All Passengers And Crew Leave Hijacked Libyan Plane In Malta
A Libyan passenger plane carrying 118 people landed in Malta after being diverted en route to Tripoli in what the Mediterranean island nation’s prime minister initially described as a “potential hijack situation” on Friday morning.
From around 2 p.m. local time, he gradually announced that all of the 111 passengers had been allowed to disembark from the plane in groups, as footage emerged of passengers descending down the staircase.
Just before 3 p.m., Muscat said the 7 crew members had been released, meaning that only “potentially two hijackers and some crew” were left on board. Minutes later, a man appeared to wave the green flag of deposed Libyan leader Muammar Qaddafi’s regime from the plane’s door.
By 3:45 p.m., Muscat said all passengers and crew were safely off the plane, and that the hijackers had surrendered, been searched, and taken into custody.
The hijackers were carrying a hand grenade and a pistol when they surrendered and a second pistol was found on the plane, according to Muscat, the AP reported.
All passengers will be flown back to Libya later Friday after they’ve been questioned by police.
The plane is Afriqiyah Airways Flight 8U209, and an Airbus A320 model. It was on a Libyan domestic flight from Sebha, also referred to as Sabha, to Tripoli, but was diverted and eventually landed in Malta at 11:32 a.m. local time on Friday.
Malta’s national broadcaster TVM reported that initial indications suggested two hijackers had taken control of the plane and had threatened to blow the jet up.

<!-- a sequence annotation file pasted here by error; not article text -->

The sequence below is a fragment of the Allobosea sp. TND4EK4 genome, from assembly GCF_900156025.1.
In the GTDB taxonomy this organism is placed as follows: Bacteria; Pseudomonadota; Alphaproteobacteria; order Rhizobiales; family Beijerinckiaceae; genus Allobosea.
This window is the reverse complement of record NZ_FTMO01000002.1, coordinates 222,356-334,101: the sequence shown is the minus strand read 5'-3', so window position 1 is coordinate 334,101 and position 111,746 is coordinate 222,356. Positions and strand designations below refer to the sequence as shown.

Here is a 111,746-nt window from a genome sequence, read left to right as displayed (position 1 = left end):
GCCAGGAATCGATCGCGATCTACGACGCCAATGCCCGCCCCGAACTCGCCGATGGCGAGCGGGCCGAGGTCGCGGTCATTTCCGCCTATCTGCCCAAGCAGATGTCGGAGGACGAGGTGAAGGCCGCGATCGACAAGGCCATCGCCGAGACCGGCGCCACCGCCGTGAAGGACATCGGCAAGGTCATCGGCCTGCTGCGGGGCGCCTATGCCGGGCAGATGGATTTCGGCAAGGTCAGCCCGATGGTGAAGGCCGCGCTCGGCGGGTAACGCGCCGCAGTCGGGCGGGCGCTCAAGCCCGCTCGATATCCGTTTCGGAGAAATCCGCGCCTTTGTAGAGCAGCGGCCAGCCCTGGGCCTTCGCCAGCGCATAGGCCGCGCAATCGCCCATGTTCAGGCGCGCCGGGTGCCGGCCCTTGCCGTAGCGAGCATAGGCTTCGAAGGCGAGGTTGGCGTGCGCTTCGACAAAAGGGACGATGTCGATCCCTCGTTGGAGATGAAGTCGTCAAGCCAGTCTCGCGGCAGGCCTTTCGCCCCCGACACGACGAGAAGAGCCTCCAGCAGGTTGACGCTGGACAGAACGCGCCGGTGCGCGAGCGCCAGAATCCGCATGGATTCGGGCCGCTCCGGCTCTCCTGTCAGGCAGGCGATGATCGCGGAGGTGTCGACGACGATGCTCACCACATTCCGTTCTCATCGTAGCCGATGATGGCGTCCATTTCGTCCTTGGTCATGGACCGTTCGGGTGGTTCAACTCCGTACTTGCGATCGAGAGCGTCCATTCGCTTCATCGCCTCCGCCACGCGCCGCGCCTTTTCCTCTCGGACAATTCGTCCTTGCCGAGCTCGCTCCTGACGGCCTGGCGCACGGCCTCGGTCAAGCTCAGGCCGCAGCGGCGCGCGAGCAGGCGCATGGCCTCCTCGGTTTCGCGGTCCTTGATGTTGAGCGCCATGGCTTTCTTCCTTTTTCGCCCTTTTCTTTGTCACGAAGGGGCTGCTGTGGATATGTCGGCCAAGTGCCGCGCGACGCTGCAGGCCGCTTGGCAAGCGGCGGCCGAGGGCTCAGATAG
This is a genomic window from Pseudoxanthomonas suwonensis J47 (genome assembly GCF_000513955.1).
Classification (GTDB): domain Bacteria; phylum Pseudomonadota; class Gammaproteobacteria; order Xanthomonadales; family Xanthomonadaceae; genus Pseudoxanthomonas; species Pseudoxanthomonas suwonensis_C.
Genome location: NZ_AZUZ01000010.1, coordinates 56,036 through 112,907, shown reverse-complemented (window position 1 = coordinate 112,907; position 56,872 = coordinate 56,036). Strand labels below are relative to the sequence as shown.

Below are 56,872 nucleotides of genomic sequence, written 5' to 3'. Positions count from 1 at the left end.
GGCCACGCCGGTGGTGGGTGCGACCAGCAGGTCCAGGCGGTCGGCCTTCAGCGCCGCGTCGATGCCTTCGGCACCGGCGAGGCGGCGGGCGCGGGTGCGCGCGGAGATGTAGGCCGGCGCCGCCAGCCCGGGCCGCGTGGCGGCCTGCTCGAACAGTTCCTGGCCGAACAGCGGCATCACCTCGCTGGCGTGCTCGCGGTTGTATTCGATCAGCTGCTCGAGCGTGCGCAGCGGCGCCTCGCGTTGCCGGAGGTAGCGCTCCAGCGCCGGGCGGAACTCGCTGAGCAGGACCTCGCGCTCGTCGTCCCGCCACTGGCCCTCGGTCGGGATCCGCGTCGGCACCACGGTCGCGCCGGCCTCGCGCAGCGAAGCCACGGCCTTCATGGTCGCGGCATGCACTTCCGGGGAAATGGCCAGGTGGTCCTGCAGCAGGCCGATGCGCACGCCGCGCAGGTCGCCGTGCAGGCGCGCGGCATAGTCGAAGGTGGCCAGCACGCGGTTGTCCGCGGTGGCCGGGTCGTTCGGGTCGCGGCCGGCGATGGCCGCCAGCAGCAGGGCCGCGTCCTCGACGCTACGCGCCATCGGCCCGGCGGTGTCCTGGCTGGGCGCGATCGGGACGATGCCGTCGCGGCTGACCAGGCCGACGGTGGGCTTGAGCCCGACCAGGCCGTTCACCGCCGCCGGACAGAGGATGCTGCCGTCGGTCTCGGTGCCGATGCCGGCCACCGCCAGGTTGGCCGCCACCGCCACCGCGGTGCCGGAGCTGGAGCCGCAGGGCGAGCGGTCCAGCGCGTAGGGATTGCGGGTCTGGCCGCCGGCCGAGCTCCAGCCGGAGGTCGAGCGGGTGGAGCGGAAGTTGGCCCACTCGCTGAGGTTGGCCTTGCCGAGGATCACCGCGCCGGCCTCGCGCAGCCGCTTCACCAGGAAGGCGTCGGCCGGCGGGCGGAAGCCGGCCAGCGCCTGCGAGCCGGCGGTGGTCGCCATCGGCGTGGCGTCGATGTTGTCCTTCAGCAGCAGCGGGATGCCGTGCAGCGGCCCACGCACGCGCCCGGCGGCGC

Reports in the Times of Malta suggested the hijackers may be from a group of Qaddafi supporters known as Al Fatah Al Gadida.
The hijackers will likely claim they are Gaddafi supporters and could be persecuted if they’re not granted asylum Europe — but Libya experts said this was no longer the case. When leader of the of the UN-backed government, Fayez Serraj, visited the western city of Ghat recently, he was greeted by protesters holding up portraits of the former dictator, who was killed by Nato-backed rebels in 2011.
“Gaddafi loyalists are very active in Libya,” said Mohamed Eljarh, a Libya expert at the Atlantic Council. “Many Gaddafi loyalists are coming out of the woodwork. Many people from Gaddafi’s circle are able to go about their business. I don’t think the whole situation is political. It’s set up for those couple of people to try to get asylum in Europe.”
Malta International Airport said that there had been an “unlawful interference” on the runway, and that emergency services had been dispatched.
Oil-rich Libya has been mired in chaos since the toppling of longtime leader Qaddafi in 2011. Three rival governments claim authority over a divided land and sometimes battle each other.
The southern Libyan city of Sabha, where the hijacked plane took off, has been repeatedly engulfed in armed ethnic and tribal conflict over political power and lucrative smuggling routes between Libya and countries to the south.
Libya’s aviation sector has been hit hard by the conflict. The capital’s main airport was destroyed in 2014 fighting. No international carriers maintain connections to Libya. On Thursday, a MiG -23 fighter jet crashed during a training mission in the country’s west, killing both crew members.
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